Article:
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CME 307: Optimization (MS&E 311)

Applications, theories, and algorithms for finite-dimensional linear and nonlinear optimization problems with continuous variables. Elements of convex analysis, first- and second-order optimality conditions, sensitivity and duality. Algorithms for unconstrained optimization, and linearly and nonlinearly constrained problems. Modern applications in communication, game theory, auction, and economics. Prerequisites: MATH 113, 115, or equivalent.
Terms: Win | Units: 3 | Grading: Letter or Credit/No Credit
Instructors: ; Ye, Y. (PI)

CS 205L: Continuous Mathematical Methods with an Emphasis on Machine Learning

A survey of numerical approaches to the continuous mathematics with emphasis on machine and deep learning. Although motivated from the standpoint of machine learning, the course will focus on the underlying mathematical methods including computational linear algebra and optimization, as well as special topics related to training/using neural networks including automatic differentiation via backward propagation, steepest/gradient decent, momentum methods and adaptive time stepping for ordinary differential equations, etc. Students have the option of doing written homework and either a take-home or in class exams with no programming required, or may skip the exams and instead do a programming project. (Replaces CS205A, and satisfies all similar requirements.) Prerequisites: Math 51; Math 104 or 113 or equivalent or comfortable with the associated material.
Terms: Win | Units: 3 | Grading: Letter or Credit/No Credit
Instructors: ; Fedkiw, R. (PI)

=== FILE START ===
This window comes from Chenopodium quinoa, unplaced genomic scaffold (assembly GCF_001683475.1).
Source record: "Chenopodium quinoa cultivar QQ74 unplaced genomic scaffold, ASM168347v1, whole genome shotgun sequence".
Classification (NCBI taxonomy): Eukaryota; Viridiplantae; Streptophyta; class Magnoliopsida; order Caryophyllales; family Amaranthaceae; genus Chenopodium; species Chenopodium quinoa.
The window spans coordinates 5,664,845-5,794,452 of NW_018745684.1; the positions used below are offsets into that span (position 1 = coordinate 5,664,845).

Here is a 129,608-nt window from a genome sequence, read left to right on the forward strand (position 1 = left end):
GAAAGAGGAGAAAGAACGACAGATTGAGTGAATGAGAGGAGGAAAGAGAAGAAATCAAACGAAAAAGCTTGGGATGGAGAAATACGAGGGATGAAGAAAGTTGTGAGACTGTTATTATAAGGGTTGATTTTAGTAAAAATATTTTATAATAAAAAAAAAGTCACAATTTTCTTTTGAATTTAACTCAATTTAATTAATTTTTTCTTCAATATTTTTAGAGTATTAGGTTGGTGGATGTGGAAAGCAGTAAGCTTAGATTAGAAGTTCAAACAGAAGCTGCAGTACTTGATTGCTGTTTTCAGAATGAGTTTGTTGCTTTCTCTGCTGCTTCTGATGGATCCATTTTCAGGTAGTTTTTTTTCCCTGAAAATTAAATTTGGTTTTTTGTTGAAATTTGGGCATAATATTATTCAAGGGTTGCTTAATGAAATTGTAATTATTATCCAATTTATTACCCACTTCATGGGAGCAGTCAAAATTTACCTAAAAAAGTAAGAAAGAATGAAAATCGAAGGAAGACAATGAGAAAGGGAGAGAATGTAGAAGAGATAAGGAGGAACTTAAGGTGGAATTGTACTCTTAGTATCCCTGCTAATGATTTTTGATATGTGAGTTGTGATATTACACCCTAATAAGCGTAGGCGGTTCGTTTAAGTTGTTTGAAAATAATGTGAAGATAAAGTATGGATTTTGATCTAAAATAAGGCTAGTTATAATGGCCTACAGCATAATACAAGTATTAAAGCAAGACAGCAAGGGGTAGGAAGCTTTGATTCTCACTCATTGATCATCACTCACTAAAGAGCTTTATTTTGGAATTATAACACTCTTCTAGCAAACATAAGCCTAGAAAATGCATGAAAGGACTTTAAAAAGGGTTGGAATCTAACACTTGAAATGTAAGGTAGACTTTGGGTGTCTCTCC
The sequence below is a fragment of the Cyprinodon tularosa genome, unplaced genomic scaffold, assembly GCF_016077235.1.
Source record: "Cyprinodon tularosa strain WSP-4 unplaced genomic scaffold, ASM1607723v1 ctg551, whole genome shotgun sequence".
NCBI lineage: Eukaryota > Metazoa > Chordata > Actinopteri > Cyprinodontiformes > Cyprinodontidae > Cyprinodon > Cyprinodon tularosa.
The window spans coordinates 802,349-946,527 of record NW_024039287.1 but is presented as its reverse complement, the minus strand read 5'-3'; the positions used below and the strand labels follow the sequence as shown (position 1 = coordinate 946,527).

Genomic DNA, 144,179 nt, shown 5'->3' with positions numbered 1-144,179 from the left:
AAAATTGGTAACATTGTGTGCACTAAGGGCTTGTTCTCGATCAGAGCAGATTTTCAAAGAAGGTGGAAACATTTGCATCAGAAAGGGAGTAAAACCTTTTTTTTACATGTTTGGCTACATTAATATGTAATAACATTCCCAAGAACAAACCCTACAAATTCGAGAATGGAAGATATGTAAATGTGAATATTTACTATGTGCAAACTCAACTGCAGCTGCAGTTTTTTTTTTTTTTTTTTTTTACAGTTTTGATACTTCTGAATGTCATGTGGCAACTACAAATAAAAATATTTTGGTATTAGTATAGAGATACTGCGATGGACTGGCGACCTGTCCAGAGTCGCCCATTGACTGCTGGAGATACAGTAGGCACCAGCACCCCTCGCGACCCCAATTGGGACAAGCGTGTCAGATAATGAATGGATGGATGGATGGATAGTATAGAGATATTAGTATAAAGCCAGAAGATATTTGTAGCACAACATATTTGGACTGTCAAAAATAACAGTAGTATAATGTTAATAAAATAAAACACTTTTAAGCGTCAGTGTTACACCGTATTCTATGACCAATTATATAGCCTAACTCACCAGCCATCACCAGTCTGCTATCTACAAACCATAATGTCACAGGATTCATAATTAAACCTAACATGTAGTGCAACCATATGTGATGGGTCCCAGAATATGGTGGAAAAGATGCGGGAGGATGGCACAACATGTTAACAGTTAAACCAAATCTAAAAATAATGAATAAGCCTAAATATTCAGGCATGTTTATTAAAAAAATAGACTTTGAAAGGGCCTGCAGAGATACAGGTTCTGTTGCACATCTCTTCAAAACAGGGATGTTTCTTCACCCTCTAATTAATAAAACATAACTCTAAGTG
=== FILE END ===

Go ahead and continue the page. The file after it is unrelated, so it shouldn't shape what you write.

CS 229T: Statistical Learning Theory (STATS 231)

How do we formalize what it means for an algorithm to learn from data? How do we use mathematical thinking to design better machine learning methods? This course focuses on developing mathematical tools for answering these questions. We will present various learning algorithms and prove theoretical guarantees about them. Topics include generalization bounds, implicit regularization, the theory of deep learning, spectral methods, and online learning and bandits problems. Prerequisites: A solid background in linear algebra (Math 104, Math 113 or CS205) and probability theory (CS109 or STAT 116), statistics and machine learning (STATS 315A, CS 229 or STATS 216).
Terms: not given this year | Units: 3 | Grading: Letter or Credit/No Credit

CS 329M: Topics in Artificial Intelligence: Algorithms of Advanced Machine Learning

This advanced graduate course explores in depth several important classes of algorithms in modern machine learning. We will focus on understanding the mathematical properties of these algorithms in order to gain deeper insights on when and why they perform well. We will also study applications of each algorithm on interesting, real-world settings. Topics include: spectral clustering, tensor decomposition, Hamiltonian Monte Carlo, adversarial training, and variational approximation. Students will learn mathematical techniques for analyzing these algorithms and hands-on experience in using them. We will supplement the lectures with latest papers and there will be a significant research project component to the class. Prerequisites: Probability (CS 109), linear algebra (Math 113), machine learning (CS 229), and some coding experience.
Terms: not given this year | Units: 3 | Grading: Letter or Credit/No Credit

ENGR 205: Introduction to Control Design Techniques

Review of root-locus and frequency response techniques for control system analysis and synthesis. State-space techniques for modeling, full-state feedback regulator design, pole placement, and observer design. Combined observer and regulator design. Lab experiments on computers connected to mechanical systems. Prerequisites: 105, MATH 103, 113. Recommended: Matlab.